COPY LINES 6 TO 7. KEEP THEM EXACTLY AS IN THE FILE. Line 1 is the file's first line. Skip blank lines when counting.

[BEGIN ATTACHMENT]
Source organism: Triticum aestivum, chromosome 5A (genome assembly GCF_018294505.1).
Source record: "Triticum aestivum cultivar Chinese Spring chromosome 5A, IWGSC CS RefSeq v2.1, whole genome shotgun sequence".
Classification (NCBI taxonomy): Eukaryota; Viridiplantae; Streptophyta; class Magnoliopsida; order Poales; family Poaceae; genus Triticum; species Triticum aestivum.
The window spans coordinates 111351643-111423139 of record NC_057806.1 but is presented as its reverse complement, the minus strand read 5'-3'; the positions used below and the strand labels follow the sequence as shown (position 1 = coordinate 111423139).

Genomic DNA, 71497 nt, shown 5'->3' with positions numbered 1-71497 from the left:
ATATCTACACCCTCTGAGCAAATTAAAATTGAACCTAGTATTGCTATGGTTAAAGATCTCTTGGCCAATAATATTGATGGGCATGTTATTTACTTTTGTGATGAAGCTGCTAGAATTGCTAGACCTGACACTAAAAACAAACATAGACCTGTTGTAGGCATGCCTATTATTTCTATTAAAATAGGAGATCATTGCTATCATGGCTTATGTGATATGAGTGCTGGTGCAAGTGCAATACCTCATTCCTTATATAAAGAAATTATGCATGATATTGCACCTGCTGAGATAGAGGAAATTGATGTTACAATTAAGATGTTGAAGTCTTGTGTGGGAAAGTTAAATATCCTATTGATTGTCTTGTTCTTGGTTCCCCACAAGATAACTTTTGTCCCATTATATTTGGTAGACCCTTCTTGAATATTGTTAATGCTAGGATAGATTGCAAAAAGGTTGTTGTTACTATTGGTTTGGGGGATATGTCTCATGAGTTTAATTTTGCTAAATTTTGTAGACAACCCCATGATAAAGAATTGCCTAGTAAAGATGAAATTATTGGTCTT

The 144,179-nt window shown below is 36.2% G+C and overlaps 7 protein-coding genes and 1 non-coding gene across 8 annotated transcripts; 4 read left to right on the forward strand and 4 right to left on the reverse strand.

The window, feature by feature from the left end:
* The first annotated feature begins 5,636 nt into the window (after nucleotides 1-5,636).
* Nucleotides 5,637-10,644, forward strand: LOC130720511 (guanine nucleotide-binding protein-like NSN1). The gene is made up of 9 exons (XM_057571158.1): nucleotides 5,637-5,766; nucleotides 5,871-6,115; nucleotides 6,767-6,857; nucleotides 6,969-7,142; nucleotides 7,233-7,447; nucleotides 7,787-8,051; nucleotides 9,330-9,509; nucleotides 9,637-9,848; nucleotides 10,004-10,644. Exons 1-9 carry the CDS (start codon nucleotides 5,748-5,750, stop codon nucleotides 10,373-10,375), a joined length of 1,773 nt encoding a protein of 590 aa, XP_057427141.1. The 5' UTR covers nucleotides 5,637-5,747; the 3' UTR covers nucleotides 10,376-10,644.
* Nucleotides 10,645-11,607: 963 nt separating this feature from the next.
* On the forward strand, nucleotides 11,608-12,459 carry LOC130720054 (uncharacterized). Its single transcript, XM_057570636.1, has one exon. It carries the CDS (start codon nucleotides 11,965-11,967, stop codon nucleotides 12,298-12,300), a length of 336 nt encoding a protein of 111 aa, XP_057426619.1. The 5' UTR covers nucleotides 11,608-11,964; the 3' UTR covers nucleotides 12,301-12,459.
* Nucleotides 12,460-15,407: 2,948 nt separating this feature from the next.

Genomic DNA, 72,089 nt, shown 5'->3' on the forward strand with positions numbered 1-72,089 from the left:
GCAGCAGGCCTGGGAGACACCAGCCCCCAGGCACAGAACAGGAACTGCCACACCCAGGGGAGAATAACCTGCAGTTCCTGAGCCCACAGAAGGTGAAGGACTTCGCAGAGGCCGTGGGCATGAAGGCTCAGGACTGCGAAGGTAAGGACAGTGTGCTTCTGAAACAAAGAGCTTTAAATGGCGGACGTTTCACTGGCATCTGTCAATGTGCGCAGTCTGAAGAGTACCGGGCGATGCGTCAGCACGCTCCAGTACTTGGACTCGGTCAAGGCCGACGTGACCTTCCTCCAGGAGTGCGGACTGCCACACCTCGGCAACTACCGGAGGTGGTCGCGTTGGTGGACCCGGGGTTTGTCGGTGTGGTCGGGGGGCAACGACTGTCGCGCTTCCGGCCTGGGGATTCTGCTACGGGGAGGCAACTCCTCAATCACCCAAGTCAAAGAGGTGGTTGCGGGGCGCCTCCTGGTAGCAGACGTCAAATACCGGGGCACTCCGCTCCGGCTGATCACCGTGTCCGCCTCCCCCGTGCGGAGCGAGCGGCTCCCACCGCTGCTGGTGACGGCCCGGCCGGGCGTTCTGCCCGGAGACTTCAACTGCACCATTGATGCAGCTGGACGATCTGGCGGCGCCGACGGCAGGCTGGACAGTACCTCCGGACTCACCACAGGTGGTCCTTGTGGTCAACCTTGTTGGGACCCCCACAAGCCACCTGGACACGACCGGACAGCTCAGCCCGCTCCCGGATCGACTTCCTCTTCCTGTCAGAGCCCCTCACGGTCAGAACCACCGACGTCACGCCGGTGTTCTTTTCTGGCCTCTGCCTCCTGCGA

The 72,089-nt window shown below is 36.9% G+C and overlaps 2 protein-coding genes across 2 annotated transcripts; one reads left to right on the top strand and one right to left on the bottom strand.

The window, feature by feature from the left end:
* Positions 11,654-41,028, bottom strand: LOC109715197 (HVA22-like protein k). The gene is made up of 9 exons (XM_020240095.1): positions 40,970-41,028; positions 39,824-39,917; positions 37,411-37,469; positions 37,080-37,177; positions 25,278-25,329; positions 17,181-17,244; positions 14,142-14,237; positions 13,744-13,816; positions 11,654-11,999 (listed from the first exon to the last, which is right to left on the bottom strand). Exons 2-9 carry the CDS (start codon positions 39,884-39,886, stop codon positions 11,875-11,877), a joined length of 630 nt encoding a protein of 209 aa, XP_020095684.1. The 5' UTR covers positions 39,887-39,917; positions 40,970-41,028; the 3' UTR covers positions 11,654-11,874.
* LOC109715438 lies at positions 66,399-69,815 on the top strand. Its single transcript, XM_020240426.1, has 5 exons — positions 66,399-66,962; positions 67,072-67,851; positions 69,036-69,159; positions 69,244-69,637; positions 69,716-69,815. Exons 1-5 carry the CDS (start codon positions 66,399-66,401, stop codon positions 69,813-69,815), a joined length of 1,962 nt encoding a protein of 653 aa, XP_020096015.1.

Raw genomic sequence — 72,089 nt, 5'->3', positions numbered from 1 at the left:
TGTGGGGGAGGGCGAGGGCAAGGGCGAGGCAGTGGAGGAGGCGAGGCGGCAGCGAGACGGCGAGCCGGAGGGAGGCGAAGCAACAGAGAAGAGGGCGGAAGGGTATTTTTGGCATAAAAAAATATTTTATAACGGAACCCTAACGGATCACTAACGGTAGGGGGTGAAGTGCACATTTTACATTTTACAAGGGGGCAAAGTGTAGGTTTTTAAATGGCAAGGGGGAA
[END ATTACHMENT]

ATATCTACACCCTCTGAGCAAATTAAAATTGAACCTAGTATTGCTATGGTTAAAGATCTCTTGGCCAATAATATTGATGGGCATGTTATTTACTTTTGTGATGAAGCTGCTAGAATTGCTAGACCTGACACTAAAAACAAACATAGACCTGTTGTAGGCATGCCTATTATTTCTATTAAAATAGGAGATCATTGCTATCATGGCTTATGTGATATGAGTGCTGGTGCAAGTGCAATACCTCATTCCTTATATAAAGAAATTATGCATGATATTGCACCTGCTGAGATAGAGGAAATTGATGTTACAATTAAGATGTTGAAGTCTTGTGTGGGAAAGTTAAATATCCTATTGATTGTCTTGTTCTTGGTTCCCCACAAGATAACTTTTGTCCCATTATATTTGGTAGACCCTTCTTGAATATTGTTAATGCTAGGATAGATTGCAAAAAGGTTGTTGTTACTATTGGTTTGGGGGATATGTCTCATGAGTTTAATTTTGCTAAATTTTGTAGACAACCCCATGATAAAGAATTGCCTAGTAAAGATGAAATTATTGGTCTT

The 144,179-nt window shown below is 36.2% G+C and overlaps 7 protein-coding genes and 1 non-coding gene across 8 annotated transcripts; 4 read left to right on the forward strand and 4 right to left on the reverse strand.